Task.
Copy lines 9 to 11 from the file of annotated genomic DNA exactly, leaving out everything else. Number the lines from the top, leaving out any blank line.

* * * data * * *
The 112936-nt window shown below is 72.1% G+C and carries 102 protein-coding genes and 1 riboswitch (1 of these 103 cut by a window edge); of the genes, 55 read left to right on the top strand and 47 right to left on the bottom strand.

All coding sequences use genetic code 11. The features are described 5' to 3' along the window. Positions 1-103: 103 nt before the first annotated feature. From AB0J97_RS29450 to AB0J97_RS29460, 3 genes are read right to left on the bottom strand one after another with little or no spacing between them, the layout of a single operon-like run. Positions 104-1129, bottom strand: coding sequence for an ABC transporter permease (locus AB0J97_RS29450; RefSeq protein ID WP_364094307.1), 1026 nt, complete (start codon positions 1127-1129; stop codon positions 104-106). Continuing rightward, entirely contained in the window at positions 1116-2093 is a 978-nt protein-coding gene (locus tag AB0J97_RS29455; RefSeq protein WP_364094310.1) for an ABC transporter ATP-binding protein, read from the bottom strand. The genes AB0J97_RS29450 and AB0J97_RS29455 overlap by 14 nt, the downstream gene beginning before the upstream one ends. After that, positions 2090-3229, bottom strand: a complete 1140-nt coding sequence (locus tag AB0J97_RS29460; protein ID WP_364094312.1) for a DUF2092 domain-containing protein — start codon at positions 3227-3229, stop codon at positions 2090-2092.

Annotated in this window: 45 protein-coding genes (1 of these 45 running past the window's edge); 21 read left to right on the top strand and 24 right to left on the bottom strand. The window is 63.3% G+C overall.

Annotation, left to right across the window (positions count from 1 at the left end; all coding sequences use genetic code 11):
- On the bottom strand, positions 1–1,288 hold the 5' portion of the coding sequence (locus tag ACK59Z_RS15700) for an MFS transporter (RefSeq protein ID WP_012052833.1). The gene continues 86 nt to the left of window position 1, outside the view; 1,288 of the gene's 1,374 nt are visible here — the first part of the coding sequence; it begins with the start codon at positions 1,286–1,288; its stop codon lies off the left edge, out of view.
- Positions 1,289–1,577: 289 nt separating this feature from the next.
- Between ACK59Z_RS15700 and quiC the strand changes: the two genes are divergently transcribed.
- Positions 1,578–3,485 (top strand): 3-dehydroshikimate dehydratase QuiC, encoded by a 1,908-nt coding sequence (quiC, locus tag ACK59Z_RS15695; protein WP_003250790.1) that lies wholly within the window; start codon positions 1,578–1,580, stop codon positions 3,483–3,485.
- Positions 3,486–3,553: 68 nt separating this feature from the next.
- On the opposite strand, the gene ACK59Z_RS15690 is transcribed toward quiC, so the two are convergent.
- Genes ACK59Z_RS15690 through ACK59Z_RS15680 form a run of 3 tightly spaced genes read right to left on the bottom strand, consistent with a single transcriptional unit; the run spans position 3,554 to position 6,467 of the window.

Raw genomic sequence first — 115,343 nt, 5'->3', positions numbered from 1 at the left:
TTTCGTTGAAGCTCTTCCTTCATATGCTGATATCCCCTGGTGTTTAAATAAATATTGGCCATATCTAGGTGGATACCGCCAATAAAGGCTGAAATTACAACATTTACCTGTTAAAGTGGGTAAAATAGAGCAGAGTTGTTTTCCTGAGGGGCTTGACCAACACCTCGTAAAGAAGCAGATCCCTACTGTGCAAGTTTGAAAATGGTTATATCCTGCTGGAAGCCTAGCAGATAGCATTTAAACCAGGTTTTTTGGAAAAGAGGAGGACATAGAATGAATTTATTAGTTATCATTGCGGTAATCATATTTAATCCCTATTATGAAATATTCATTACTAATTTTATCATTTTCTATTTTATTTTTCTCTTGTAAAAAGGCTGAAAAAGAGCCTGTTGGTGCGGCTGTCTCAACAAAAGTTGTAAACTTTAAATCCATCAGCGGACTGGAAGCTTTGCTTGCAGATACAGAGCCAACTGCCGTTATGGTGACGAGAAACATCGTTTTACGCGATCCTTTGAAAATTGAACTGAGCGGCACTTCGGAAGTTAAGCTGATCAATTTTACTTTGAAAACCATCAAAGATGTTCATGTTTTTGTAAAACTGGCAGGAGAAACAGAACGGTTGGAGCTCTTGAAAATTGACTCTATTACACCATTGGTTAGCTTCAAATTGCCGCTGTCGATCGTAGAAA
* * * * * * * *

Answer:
- Positions 3,486–3,553: 68 nt separating this feature from the next.
- On the opposite strand, the gene ACK59Z_RS15690 is transcribed toward quiC, so the two are convergent.
- Genes ACK59Z_RS15690 through ACK59Z_RS15680 form a run of 3 tightly spaced genes read right to left on the bottom strand, consistent with a single transcriptional unit; the run spans position 3,554 to position 6,467 of the window.